Of Mice and Men

Of Mice and Men

When our daughter was twelve we bought a five-year-old horse. She was responsible for his care and maintenance. Her day would begin in the barn and her duties continued after school. She rode competitively and enjoyed many hours at horse shows and in barns.

Now, what I DIDN’T do was the math. The horse was five and she was twelve. Horses live to be twenty-five years old and, if that were to be true in this case, our daughter would be thirty-two. HOLD IT NOW, she will be long gone by that age. Who will be looking after the horse?

After she finished high school she was off to Switzerland on a year-long Rotary exchange. The horse was now eleven. Following that year, she was off to university. The horse was now twelve. Guess who ended up looking after the horse?

Like I said, I failed to do the math.

One morning, about six years ago, I was following my usual routine which would see me arriving at school by 7:00. This meant that I needed to be up by 6:00. By 6:30 I had eaten and was in my school clothes. I had my tie around my neck but I had yet to knot it. My barn boots were on and I was heading up to feed the horse. I waved to my wife as she drove down the driveway on her way to work. I entered the barn, filled the water bucket and gave the horse his feed. I pulled a fresh bale of hay down from the pile and gave him his ration. I returned to the house.

To arrive at school by my usual time I needed to be on the road by 6:45. My schedule was unfolding as it should when I found myself back in the bedroom, in front of the mirror and knotting my tie.

Now, do you know that feeling you have when a tag has been left on the inside of your shirt? Well, I was experiencing that very feeling, but it was coming from my right shoulder-blade. I turned to see if the reflection in the mirror would give me a hint. There, just beneath my shoulder, was a mouse also starring the mirror. For a brief moment our reflected eyes met.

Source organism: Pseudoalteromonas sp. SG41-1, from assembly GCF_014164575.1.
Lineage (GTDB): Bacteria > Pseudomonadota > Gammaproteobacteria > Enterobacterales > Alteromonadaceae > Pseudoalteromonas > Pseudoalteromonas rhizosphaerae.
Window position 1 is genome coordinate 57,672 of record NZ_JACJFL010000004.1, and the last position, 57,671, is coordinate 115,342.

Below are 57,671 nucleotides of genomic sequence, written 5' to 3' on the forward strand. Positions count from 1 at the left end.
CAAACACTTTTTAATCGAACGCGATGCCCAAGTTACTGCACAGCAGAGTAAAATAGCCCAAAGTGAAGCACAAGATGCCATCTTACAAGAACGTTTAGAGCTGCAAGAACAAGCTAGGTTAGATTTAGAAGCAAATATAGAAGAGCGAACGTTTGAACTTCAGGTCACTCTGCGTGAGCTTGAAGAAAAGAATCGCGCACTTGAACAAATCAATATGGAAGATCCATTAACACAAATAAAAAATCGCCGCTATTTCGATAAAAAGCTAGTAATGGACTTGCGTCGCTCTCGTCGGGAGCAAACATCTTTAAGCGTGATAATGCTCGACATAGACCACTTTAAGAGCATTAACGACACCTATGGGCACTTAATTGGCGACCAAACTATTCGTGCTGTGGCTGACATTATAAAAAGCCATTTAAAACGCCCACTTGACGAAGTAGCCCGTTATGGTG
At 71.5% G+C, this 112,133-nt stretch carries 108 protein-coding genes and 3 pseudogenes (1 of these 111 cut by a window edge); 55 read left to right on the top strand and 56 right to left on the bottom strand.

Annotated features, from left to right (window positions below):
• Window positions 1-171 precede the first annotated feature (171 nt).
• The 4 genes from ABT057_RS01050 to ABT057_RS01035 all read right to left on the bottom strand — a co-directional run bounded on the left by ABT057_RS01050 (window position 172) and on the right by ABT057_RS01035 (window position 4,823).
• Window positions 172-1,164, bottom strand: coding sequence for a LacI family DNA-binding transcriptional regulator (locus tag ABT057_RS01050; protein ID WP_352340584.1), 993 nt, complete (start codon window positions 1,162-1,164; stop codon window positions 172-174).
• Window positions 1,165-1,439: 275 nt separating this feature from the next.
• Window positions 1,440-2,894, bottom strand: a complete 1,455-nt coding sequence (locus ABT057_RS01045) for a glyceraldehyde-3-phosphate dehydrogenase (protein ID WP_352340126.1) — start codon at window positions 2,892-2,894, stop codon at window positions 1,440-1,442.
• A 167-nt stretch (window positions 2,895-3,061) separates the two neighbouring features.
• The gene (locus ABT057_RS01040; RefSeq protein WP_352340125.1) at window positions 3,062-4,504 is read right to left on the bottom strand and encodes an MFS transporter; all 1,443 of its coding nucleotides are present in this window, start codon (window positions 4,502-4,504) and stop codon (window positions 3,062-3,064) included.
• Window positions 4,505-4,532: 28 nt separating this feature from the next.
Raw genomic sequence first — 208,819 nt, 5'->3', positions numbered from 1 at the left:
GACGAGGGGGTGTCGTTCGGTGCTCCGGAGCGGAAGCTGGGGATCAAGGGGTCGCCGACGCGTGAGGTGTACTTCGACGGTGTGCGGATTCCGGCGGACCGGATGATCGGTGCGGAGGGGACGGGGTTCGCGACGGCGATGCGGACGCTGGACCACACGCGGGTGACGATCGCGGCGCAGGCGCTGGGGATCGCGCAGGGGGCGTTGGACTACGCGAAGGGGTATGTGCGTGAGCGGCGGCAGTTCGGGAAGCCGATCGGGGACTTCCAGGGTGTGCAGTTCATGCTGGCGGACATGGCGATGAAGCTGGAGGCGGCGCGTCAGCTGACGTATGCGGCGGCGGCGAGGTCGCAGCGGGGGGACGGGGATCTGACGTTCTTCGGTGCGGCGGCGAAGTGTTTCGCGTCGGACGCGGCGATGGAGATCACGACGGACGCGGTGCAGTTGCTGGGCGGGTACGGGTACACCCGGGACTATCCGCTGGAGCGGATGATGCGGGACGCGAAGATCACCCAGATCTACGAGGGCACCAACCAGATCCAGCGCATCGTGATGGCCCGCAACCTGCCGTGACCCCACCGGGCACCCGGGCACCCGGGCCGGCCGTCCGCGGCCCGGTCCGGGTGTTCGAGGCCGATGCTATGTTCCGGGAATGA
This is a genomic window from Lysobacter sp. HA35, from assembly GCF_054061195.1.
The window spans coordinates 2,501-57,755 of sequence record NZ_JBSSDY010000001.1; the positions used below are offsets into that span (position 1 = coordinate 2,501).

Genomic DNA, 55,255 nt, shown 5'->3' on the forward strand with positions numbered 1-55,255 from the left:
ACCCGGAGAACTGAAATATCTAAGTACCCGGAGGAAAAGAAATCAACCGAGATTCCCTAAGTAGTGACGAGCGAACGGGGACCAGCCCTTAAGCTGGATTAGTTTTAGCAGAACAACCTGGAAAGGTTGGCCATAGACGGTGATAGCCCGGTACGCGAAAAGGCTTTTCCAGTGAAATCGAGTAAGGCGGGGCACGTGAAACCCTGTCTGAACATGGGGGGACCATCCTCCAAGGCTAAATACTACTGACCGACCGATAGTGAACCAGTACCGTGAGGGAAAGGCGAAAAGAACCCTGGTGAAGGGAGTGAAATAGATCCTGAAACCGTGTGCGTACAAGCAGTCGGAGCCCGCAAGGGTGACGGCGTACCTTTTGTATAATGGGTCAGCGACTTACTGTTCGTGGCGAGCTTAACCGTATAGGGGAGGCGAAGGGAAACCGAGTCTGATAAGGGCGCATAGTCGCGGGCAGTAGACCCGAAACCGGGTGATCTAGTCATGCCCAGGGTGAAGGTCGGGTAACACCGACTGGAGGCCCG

Looking back, I realize that I should have calmly walked outside and shooed him off in the yard, but that wasn’t my first instinct. My left arm came up and I quickly hit him off my shoulder. He hit the floor and was off. It was then I realized the error of my ways.

The mouse ran into my wife’s closet. Who knew that there could be so many shoes in such a small space. I started shaking footwear in search of the critter. When I finally picked the shoe in which he was hiding, he leapt out and was off to the other side of the room.

At this point I realized that I was going to be arriving at work later than I had planned. I had activities to set up and coffee to prepare. I so did not want to devote any more time chasing this mouse. I spent a few more minutes looking and then decided to go to plan B.

I left the bedroom in search of Norm. He was the biggest and seemingly hungriest cat of the three we had – he loved to eat. I carried him to the bedroom, put a litter box inside along with some water. “Have at it, Norm”, I said as I left for work.

I was the first to arrive home later that day. I looked in the bedroom hoping to see bits of mouse fur and tiny entrails – no luck. Norm looked at me but made no attempt to leave the room. I guess he knew he was still on duty. I left the room and closed the door.

When my wife arrived home from work, I told her the story. I followed her down the hallway to the bedroom and we entered. Norm was sitting near the middle of the room. He looked at us briefly then turned his attention to the corner of the room nearest my wife’s dresser. He kept staring.

We moved the dresser away from the wall and looked down. Norm moved in closer. Against the wall was a partial roll of wrapping paper that had obviously fallen down at some point. As we scanned the area a tiny face appeared out of one end of the roll.

At his point I thought Norm should be rewarded for a day’s duty of standing guard. My wife thought otherwise. I was given the task of carrying the tube outside and releasing the animal.

But now that he knows how nice it is in here, he’ll be back.”

We have cats. He won’t be back.”

As I made my way through the house with gift wrapping tube in hand, Norm jogged behind me in anticipation of a snack. I felt a little bad leaving him in the house.

I released the little guy and he scurried off.

I wonder if his buddies believed him when he gave an account of his day.

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